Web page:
Student Loans are Just That . . . Loans. Defaulting is a Risky Proposition – Part II

In part one of this column I described how borrowers of student loans get into trouble and how collection agencies, on behalf of the federal government often make their lives miserable. But just how do the debt collectors go about it?

According to an excellent article by Andrew Martin (“Debt Collectors Cashing in on Student Loan Roundup”) in the September 9, 2012 New York Times, they often start with trolling the Internet for databases that contain information on respective debtors. When they find a suspect, they contact their prey. If a debtor refuses to cooperate, is employed, the agency will try to garnishee their wages. And the government is tenacious. It usually gives a collection agency just six months before transferring the case to another agency.

The article tells the story of Arthur Chaskin of Michigan, who borrowed $3,500 in the 1970s. By last January the debt, along with interest and penalties, had grown to 19 grand. When a government-contracted lawyer tracked him down, he garnisheed Chaskin’s brokerage account. A judge reduced the debt to $8,200, 25 percent of which went to the lawyer. The object lesson here is that student loan defaulters never know who is looking for them, when the hunters will strike, and how deep in doo-doo the debtors may find themselves. And, as a reminder, repayment may even come in the form of deductions from Social Security payments – not a pleasant prospect for those on fixed incomes.

Martin reports, “Government officials estimate that they still collect 76-82 cents on every dollar of loans made in fiscal 2013 that end up in default. That does not include collection costs that are billed to the borrowers and paid to the collection agencies.” A 2007 MIT study, however, estimates that Uncle Sam collects something closer to 50 percent of debt. The bad news for student debtors – but good news for taxpayers – is that the government, year to year, is growing ever more efficient at getting its money back – an 18 percent one-year improvement last fiscal year, totaling $12 billion.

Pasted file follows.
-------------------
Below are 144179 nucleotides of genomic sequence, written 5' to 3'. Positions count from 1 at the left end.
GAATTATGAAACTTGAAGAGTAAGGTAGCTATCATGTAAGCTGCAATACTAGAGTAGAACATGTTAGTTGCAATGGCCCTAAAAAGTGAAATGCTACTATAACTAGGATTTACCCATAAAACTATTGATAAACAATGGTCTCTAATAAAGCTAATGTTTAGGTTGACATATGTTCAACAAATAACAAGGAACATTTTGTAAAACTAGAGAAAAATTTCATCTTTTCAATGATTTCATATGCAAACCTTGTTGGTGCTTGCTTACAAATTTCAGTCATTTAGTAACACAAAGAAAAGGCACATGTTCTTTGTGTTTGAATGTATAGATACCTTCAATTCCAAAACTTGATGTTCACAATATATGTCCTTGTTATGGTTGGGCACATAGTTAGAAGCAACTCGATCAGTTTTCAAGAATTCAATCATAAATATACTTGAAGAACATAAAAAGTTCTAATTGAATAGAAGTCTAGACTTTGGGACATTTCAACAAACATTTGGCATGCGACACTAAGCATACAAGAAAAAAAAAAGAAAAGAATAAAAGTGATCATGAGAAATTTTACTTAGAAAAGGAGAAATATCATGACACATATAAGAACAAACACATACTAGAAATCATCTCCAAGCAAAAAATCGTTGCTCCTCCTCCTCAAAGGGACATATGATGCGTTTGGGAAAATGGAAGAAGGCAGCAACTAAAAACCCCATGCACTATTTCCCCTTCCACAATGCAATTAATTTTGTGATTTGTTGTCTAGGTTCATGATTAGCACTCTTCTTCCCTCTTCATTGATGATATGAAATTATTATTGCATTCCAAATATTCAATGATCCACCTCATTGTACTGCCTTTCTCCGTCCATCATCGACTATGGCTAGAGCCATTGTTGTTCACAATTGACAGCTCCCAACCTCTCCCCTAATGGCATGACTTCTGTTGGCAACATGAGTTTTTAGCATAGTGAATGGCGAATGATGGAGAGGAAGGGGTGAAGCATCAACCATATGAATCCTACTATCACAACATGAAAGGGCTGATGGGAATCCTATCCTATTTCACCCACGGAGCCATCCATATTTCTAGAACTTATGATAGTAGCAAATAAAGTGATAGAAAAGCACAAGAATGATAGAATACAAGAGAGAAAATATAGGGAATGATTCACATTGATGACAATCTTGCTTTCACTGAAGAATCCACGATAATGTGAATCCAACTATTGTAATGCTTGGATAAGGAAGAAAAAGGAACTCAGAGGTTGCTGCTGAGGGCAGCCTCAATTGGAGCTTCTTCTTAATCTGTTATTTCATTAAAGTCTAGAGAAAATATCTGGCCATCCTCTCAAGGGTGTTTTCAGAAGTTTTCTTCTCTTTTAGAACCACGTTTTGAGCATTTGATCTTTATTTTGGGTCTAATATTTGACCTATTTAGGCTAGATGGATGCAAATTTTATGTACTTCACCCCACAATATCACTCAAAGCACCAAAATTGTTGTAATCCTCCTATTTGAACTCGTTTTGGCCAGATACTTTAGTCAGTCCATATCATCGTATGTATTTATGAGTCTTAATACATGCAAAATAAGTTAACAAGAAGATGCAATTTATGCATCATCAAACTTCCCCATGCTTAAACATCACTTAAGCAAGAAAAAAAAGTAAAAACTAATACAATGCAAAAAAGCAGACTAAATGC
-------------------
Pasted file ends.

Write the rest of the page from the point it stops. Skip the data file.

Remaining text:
Student debt demonstration, Washington, DC, April 4, 2012 – Photo –

Many defaulters are in dire straits. They received schooling and then got caught in the quagmire known as the Great Recession, unable to find work. Some are ill. Some are in over their heads with all types of accumulated debt. But with little chance of shedding their government debt through bankruptcy, they find themselves between a rock and hard place.

And even in cases where a person is broke and either ill, disabled, or unemployed, it’s not easy to incentivize collection agencies to help those debtors get into a program that either allows gradual payment – say through gradual income-based repayment – or to forebear on collecting until the debtors are back on their feet. That’s because the collectors make more money by collecting than by merely preventing default.

The creditors and debt collectors frequently don’t tell the borrowers about programs to ease the repayment burden, or the requirements for qualifying are so daunting that they give up in frustration.

Even President Obama acknowledged, “Too few borrowers are aware of the options available to them to help manage their student loan debt,” in a June memo.

Good news for borrowers may be on the horizon. Congress and the Department of Education are considering regulations that would require debt collectors to offer student loan delinquents an affordable income repayment plan. And the department has promised to do a better job of publicizing such plans, starting with those who are still in school. As part of the proposals, monthly payments would be limited to 10 percent of discretionary income.